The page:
This photograph of President Teddy Roosevelt at the Panama Canal in 1906 hung prominently in our late founder’s office as long as anyone can recall. Charlie “Doc” Collier would wait while visitors examined the photograph’s detail then joined them in a smile of pride at the sight of Roosevelt; wearing his signature Brooks Brothers white suit and Panama hat while sitting on what must have been a very greasy Bucyrus Erie steam shovel. The picture inspired Doc and reminded him of the inexpressible reality of an untrained workforce. When Doc sold his home to finance the start-up of Crane Tech, his goal was to create a business that would stem the tragic losses continuing to plague the 1970’s workforce. Crane and rigging accidents were costing industry billions each year through material losses and wasted downtime. Doc’s vision was to bring safety to the men and women working in the field by educating them to recognize hazards and teaching the skills to work safely and efficiently. This photograph kept Doc focused and helped sustain his drive and the drive for those who hoped to work very long at Crane Tech. Doc was a people person and a driven man who believed in his vision; that all men and women can put in a good days work and return safely to their family at the end of each day.
The photograph keenly depicts an ambitious nation rushing to solve a great world problem, and symbolizes all that is good in the American workforce. But, Doc saw the true cost of the Panama Canal; the photographs of toiling and injured men not taken, the devastation from an undisciplined workforce, and well-meaning workers unprepared to recognize the dangers inherent with construction activity. This photograph reminded Doc that for every fifty miles of canal length more than five-hundred workers died. Doc would say; “Workers is just too matter-of-fact.” “We’re talking about fathers, brothers, husbands and young men.”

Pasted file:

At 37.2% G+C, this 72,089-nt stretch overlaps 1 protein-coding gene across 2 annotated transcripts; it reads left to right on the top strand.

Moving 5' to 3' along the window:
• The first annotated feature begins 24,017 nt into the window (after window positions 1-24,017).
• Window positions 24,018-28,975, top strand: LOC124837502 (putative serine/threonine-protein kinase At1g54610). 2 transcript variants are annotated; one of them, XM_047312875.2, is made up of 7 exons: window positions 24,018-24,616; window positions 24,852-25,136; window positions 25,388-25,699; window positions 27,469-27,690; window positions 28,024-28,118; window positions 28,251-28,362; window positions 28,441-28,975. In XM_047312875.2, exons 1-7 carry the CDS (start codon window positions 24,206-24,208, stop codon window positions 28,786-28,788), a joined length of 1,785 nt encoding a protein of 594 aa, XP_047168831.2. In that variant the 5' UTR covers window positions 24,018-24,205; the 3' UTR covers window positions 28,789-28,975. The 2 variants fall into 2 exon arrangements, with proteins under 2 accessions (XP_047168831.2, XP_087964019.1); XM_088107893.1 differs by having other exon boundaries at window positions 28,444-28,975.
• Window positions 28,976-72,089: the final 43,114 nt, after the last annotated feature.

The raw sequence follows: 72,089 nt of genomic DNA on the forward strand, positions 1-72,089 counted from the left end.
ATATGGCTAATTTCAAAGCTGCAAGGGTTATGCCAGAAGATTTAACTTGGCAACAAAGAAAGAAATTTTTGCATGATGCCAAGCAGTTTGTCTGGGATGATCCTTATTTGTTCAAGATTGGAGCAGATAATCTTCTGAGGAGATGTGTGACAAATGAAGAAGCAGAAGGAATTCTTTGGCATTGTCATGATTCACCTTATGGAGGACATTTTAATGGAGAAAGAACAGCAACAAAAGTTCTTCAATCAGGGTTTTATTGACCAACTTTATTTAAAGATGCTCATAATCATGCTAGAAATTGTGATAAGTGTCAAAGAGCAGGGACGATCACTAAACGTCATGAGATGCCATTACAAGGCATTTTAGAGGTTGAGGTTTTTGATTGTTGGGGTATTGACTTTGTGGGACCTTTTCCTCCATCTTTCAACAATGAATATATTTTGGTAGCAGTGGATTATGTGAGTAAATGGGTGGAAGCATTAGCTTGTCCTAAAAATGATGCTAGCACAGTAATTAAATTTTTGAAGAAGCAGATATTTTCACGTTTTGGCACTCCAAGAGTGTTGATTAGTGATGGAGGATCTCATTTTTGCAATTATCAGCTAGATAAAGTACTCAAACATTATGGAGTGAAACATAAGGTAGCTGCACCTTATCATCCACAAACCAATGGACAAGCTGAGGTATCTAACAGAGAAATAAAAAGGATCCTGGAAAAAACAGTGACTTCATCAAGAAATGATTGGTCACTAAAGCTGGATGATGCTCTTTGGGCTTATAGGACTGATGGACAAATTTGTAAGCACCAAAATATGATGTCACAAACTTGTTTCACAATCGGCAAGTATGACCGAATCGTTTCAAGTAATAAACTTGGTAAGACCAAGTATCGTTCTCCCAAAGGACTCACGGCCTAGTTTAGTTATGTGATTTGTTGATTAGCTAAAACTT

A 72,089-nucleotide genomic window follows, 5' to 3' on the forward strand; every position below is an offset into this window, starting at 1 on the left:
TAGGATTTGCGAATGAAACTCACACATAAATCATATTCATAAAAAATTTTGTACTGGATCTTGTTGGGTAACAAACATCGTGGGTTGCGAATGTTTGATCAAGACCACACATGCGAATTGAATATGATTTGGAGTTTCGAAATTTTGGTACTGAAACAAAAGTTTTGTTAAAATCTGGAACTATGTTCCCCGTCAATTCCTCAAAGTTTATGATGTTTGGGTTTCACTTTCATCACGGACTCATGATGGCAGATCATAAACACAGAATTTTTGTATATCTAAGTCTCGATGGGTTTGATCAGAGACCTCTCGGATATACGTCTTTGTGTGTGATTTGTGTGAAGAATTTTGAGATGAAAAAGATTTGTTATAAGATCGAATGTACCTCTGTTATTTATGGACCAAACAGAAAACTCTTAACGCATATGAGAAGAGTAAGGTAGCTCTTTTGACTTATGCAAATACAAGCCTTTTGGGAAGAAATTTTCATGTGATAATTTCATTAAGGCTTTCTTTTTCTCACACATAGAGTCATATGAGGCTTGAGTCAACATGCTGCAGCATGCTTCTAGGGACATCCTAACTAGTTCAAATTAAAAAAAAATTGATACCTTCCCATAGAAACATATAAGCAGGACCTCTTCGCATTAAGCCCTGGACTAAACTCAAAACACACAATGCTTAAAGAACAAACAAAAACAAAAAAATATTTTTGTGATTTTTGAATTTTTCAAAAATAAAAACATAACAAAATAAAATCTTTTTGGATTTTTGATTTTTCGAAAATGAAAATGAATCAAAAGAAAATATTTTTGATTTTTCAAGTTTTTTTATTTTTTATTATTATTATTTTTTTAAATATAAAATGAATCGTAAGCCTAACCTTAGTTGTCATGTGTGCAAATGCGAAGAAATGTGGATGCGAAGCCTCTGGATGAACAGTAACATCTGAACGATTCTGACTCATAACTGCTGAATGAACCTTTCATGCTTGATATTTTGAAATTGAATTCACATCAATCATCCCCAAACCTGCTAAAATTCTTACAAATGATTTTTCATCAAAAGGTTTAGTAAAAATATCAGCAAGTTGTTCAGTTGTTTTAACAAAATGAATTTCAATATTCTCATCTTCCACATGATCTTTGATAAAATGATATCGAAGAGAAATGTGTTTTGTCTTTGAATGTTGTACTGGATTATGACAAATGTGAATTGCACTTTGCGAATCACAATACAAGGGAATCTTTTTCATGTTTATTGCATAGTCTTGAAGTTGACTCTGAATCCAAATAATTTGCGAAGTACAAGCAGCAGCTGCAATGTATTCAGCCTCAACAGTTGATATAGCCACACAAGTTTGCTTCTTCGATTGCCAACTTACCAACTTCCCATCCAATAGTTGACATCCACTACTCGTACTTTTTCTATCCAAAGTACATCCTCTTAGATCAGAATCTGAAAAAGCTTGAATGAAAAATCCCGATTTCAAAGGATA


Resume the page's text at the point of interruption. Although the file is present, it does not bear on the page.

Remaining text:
World War II and the Korean conflict gave Doc a personal look at human tragedy. He would remind you that the devastating loss of lives between 1942 and 1945 was not restricted to the battle field. Heartbreak was compounded on the home front where more than 2,000,000 disabling or deadly industrial accidents occurred each year supporting the war effort. More than 75,000 American workers died or became permanently and totally disabled from industrial accidents during the war. When the numbers were tallied, there were six industrial casualties for every one war related casualty, and some historians put the number as high as 8 to 1. Certainly more died in battle, but the numbers were staggering, and a new safety movement began to take foot in the U.S.
After military service Doc worked as an insurance underwriter inspector, honing his skills by inspecting large plants, public utilities, and industrial facilities. To Doc it was always about training, and when inspections turned up problems he taught operations and maintenance to strengthen safety and reliability.
Then it happened. In the late 1960’s Doc developed and delivered the first third party commercially available mobile crane and rigging safety training program in the U.S. for a major refinery in Louisiana – and a new industry was born. A demand for training was driven by new OSHA regulations released in 1971, and in 1976 Doc asked his family to trust him, sold his home, followed his passion, and created Crane Tech.
Under second generation leadership Crane Tech remains the most respected crane and rigging training company in the United States. With a logo drawn up on a kitchen table, and a third generation now honing their skills, Crane Tech is the reliable source companies turn to for material handling safety and skills training. After all these years we continue to follow Doc’s simple creed; “Be honest with the customer, give till it hurts, and never compromise your integrity.” Some pretty good words to live by.
Thanks for visiting our site. We look forward to the opportunity to serve you. And, by the way; Teddy still hangs prominently in our offices.
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